Some of the skills needed for pricing are financial modeling, which is more than just spreadsheet manipulation, understanding the psychology of pricing and willingness to pay, market segmentation, solution imagining and design, customer knowledge and of course marketing, sales and product management basics.
Ibbaka: How will these changes lead to better business practices?
Laura: As they say, what gets measured gets managed. So we need to start measuring the value being delivered. This means we have to model the ROI (Return on Investment) for the customer.
Too many companies think that scale and profit will just come with top line growth, but the experience of the first generation of SaaS companies shows that this is not necessarily so. (Tom Nagle, author of The Strategy and Tactics of Pricing, made a similar point in our interview with him “Value-Based Pricing’s Senior Statesman Tom Nagle on the Skills Needed for Pricing Expertise”).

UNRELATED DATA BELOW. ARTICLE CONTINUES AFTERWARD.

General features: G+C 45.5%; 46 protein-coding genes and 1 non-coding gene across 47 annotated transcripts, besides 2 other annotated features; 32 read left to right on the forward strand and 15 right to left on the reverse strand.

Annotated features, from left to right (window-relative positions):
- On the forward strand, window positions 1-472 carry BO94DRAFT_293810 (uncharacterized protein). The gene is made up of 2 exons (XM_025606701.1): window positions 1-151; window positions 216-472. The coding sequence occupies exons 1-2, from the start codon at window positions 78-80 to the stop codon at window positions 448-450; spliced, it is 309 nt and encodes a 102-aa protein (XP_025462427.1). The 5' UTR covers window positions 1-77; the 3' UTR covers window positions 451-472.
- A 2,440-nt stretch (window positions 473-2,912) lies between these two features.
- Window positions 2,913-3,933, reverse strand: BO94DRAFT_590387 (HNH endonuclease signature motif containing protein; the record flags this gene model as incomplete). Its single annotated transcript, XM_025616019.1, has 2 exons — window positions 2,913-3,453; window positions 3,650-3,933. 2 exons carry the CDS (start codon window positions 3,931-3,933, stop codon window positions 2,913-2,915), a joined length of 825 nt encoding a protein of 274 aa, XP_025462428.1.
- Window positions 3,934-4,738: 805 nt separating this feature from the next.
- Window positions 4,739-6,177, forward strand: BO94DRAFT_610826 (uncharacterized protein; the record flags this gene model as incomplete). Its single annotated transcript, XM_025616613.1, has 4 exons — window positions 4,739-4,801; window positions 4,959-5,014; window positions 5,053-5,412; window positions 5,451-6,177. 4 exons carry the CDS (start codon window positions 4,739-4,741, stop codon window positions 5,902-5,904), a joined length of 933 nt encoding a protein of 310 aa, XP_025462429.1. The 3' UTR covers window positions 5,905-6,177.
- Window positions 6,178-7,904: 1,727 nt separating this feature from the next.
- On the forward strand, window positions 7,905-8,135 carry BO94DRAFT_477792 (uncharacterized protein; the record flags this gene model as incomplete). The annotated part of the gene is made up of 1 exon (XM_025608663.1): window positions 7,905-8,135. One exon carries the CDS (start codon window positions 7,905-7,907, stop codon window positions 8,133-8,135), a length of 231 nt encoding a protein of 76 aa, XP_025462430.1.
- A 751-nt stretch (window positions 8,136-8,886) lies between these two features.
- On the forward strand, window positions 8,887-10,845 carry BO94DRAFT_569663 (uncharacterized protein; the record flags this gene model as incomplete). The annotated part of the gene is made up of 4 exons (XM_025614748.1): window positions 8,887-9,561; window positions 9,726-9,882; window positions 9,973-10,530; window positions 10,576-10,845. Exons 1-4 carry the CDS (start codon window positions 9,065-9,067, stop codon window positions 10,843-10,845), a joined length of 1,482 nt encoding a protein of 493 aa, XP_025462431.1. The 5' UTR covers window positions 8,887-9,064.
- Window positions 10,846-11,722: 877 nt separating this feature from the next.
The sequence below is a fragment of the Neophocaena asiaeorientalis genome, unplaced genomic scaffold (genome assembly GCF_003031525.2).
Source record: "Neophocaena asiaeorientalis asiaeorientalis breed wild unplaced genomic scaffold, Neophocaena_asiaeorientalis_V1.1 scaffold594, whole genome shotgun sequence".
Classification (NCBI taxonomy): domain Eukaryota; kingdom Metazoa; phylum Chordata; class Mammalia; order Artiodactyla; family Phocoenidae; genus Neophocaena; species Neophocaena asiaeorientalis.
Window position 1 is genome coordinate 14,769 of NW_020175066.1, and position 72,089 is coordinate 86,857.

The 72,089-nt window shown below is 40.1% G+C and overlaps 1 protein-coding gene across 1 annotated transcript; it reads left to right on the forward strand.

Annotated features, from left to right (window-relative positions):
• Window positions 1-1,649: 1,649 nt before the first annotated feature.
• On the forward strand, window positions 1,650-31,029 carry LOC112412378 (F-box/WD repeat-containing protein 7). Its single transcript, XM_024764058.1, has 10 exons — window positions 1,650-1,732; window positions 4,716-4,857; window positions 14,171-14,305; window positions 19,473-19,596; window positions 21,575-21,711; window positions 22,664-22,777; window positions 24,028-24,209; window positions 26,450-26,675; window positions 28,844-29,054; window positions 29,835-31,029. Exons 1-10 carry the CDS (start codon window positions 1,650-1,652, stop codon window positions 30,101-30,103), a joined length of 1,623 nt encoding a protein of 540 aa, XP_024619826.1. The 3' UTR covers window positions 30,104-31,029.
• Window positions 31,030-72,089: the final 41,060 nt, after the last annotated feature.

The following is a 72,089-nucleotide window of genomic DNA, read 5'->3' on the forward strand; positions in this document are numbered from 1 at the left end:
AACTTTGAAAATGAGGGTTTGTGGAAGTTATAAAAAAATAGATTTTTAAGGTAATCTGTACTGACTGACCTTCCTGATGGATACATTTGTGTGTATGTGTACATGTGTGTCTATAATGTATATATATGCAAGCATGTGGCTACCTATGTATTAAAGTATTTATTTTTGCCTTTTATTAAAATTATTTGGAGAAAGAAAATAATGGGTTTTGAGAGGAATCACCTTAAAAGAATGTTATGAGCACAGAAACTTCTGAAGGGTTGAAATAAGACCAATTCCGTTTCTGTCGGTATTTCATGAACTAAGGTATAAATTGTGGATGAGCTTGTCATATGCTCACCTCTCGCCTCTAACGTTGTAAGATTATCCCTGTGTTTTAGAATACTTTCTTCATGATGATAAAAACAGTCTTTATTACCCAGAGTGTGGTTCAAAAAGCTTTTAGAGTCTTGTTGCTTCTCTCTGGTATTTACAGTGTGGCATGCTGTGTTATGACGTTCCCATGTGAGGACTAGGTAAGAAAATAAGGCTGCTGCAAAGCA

Managing profitability requires good pricing strategy and execution. Companies need to pay close attention to their revenue mix and proactively determine the real profit contribution of each component. This is turn depends on their customer mix, which will reflect their market segmentation.
Pricing has to be an ongoing effort. It is not something that is set once and then done. Market understanding, the product design, the complete offer (technology, services, data and analytics), and pricing need to evolve together.
Ibbaka: And what do you do when you are not leading the transformation in XaaS?
Laura: I love to cycle and hike. Recently I completed the Portuguese Camino route. It was a 227 kilometer (140 mile) ride from Porto, Portugal to Santiago de Compostella, Spain.
It was really great. I met people from all over the world and experienced great food and wine along the way.
Closer to home, I like to hike particularly alpine hiking. I have recently completed 60 of 167 miles of the Tahoe Rim Trail. I am doing that in a series of long day hikes.
Being outdoors for extended periods gives me time to relax and refuel.